quiet and calm baby can be considered a content baby, however, quiet doesn’t necessarily mean that the baby is content. A quiet baby can signify that the baby is not being stimulated enough or that they are sick. Some babies are cheerful and happy and have been that way since their birth, while others are more serious and cry more. Both of these are natural it just depends on the babies’ personality. Some factors that influence is a baby is content or not are: • The baby might be colicky. Colic can affect babies for several hours every day for several months. • If they are hot or cold. • If they are hungry or thirsty • If they feel lonely. • If they are sick • If they are tired

2- There are several practices that can be used to keep a baby content. However, there are also

several factors at play that affect how effective these practices will work. The physical and mental health of the mother and baby are inseparable. Since the mother is generally the primary care giver of the baby in the first year, her general wellbeing directly impacts the wellbeing of the baby. Due to this it is important to make sure the mother is content and happy so that the baby will be as well. To make sure this happens, it is very important that the other members of the family help care for the mother by helping out with household responsibilities while she is taking care of the baby.

section 5 / 10-12 months • meeting 30


20 During a babies’ first year, they establish relationships with those that take care of them. They learn about the world through the way they are taken care of, in how they are spoken to, how they are played with, massaged, changed and feed. This way of learning is unique to the relationship of the babies’ primary care giver. If there are several people taking care of the baby this might cause confusion and bother the baby. From the very beginning of a babies life it is crucial to show them respect as it signifies that you have the babies feelings in mind. This means treating the baby like the little person that they are, with needs and desires, with likes and dislikes. If you treat them with respect and let them know what you are going to do with them it shows that you aren’t just taking care of them because it is necessary but you are showing him or her that their feelings are important. By showing them what your are doing, even when they are very young, and always using the same words with a voice that inspires confidence and safety it will help them understand what it to follow in their routine. Sometimes adults shake babies so they will stop crying. Unless you shake them gently, shaking a baby will just make them cry more. It might be that they quiet down but the baby will probably remain anxious. Looking at their face you should be able to tell if the baby is comfortable or not. Parents and those in charge of caring for the baby sometimes are alarmed when they see their baby, that is usually friendly, become frightened. These emotions are normal and should simply be taken as a sign that the baby is developing alertness. These fears are a clear indication that babies are establishing a bond. It’s important that parents (or caregivers) know their feelings and what they need, so that they can respond in a useful way. For the entire first year of life an ample amount of discoveries and new concepts are part of the babies experience. The manner that parents (or caregivers) respond to these essential needs of this new little human being are ways to determine if the baby is content.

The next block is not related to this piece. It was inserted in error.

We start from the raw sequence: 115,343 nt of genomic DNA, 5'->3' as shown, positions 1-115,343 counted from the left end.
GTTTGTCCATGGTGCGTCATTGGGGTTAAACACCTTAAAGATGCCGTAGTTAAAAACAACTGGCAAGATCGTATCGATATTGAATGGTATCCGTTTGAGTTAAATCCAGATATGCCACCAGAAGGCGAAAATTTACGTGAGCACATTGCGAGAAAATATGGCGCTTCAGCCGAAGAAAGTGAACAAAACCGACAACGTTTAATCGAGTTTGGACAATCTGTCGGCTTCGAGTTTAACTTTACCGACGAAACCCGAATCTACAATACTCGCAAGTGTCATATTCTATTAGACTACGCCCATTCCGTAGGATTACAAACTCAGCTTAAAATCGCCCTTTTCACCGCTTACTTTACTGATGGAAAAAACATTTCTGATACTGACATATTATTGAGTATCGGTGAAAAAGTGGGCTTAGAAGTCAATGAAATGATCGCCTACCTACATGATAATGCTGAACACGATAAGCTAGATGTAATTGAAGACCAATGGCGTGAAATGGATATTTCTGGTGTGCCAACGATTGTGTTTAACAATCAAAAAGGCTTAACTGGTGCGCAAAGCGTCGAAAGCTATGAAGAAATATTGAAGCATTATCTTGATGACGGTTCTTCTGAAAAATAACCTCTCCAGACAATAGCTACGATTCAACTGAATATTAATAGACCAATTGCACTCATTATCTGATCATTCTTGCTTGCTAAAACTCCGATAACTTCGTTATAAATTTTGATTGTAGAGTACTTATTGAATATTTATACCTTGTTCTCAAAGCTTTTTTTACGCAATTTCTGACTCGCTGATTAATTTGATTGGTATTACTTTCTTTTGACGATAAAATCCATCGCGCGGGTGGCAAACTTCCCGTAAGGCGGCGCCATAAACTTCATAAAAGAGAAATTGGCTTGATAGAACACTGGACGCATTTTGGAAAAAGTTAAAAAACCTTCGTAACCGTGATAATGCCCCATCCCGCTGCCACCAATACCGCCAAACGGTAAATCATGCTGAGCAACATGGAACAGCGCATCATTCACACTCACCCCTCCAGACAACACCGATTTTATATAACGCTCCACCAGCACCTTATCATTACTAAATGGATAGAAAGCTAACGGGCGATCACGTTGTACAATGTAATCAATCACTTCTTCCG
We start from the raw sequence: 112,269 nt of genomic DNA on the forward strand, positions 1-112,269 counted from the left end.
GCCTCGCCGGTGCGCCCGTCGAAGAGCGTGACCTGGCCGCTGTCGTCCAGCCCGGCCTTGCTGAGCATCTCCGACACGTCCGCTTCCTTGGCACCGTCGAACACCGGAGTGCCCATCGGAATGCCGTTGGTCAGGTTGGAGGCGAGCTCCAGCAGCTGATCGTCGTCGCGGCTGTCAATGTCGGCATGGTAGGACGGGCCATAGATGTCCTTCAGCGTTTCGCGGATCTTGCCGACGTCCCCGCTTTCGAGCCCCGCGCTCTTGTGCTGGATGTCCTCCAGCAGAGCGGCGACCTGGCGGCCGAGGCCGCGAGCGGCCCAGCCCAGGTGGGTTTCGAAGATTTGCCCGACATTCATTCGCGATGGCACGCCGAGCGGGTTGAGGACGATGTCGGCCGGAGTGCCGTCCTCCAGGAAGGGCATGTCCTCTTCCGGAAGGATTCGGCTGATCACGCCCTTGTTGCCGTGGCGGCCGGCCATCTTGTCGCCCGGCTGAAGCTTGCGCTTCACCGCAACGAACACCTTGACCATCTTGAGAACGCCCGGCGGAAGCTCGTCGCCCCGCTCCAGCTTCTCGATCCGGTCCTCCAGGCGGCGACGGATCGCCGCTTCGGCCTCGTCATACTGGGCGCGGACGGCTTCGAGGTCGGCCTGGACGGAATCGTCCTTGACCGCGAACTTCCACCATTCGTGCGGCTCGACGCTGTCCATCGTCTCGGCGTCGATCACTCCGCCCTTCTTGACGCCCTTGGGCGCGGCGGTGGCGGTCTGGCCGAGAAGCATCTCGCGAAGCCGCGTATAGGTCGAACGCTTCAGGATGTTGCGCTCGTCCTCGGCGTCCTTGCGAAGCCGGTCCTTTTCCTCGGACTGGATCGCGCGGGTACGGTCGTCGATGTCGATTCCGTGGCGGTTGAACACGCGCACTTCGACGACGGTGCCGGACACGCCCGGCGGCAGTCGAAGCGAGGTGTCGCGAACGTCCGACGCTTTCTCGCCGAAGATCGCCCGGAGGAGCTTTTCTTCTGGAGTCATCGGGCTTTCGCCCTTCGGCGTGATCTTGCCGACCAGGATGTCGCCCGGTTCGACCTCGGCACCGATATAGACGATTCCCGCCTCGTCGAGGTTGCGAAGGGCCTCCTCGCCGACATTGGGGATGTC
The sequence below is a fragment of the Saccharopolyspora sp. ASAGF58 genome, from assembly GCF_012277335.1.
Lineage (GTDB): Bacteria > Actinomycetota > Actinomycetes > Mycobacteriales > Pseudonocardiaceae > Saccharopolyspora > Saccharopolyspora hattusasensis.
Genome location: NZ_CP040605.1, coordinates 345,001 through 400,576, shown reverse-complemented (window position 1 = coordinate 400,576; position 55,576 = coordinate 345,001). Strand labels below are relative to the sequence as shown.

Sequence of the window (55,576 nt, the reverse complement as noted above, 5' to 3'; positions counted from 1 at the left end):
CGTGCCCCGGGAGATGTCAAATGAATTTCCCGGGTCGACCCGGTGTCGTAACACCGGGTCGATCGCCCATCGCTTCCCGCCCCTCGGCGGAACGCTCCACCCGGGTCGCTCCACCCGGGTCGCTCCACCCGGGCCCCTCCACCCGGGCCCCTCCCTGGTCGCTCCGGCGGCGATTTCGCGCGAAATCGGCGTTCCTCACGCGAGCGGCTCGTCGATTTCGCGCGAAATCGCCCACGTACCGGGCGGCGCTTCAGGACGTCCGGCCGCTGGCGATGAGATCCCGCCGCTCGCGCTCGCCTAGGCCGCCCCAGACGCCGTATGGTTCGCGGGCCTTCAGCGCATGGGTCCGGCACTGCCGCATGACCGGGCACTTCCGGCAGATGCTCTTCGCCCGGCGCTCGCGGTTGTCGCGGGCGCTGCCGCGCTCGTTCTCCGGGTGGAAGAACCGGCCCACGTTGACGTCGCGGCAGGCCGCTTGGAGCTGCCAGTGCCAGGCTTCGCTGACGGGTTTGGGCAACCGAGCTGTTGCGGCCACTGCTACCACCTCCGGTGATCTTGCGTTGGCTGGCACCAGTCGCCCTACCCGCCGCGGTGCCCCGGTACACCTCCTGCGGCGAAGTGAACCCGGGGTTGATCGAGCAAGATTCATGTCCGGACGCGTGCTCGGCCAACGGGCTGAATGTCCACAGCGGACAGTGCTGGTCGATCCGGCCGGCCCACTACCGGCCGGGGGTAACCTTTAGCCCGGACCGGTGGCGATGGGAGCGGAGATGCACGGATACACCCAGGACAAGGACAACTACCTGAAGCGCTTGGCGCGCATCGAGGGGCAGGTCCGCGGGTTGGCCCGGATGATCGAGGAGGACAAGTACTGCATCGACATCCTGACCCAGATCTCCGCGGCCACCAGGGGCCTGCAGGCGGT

Facilitator’s Manual